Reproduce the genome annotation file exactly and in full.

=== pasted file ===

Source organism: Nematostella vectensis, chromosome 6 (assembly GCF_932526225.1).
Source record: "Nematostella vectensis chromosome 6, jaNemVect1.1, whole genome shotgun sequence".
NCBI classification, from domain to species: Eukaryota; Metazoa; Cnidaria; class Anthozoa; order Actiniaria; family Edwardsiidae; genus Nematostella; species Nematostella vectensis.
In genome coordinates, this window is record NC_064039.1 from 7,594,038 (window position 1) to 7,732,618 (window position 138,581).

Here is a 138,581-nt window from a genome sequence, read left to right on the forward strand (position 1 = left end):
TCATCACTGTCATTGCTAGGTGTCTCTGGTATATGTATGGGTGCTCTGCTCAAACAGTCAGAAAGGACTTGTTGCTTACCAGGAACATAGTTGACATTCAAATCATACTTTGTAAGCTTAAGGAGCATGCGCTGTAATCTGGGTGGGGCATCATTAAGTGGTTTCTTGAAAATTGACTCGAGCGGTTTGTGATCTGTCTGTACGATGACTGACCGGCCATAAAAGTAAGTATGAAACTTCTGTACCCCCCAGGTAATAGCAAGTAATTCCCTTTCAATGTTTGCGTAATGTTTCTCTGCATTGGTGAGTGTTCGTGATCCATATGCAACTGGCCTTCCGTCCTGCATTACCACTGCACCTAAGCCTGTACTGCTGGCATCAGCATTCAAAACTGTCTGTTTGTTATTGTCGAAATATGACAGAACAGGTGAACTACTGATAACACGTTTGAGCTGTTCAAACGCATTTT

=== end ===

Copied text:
Source organism: Nematostella vectensis, chromosome 6 (assembly GCF_932526225.1).
Source record: "Nematostella vectensis chromosome 6, jaNemVect1.1, whole genome shotgun sequence".
NCBI classification, from domain to species: Eukaryota; Metazoa; Cnidaria; class Anthozoa; order Actiniaria; family Edwardsiidae; genus Nematostella; species Nematostella vectensis.
In genome coordinates, this window is record NC_064039.1 from 7,594,038 (window position 1) to 7,732,618 (window position 138,581).

Here is a 138,581-nt window from a genome sequence, read left to right on the forward strand (position 1 = left end):
TCATCACTGTCATTGCTAGGTGTCTCTGGTATATGTATGGGTGCTCTGCTCAAACAGTCAGAAAGGACTTGTTGCTTACCAGGAACATAGTTGACATTCAAATCATACTTTGTAAGCTTAAGGAGCATGCGCTGTAATCTGGGTGGGGCATCATTAAGTGGTTTCTTGAAAATTGACTCGAGCGGTTTGTGATCTGTCTGTACGATGACTGACCGGCCATAAAAGTAAGTATGAAACTTCTGTACCCCCCAGGTAATAGCAAGTAATTCCCTTTCAATGTTTGCGTAATGTTTCTCTGCATTGGTGAGTGTTCGTGATCCATATGCAACTGGCCTTCCGTCCTGCATTACCACTGCACCTAAGCCTGTACTGCTGGCATCAGCATTCAAAACTGTCTGTTTGTTATTGTCGAAATATGACAGAACAGGTGAACTACTGATAACACGTTTGAGCTGTTCAAACGCATTTT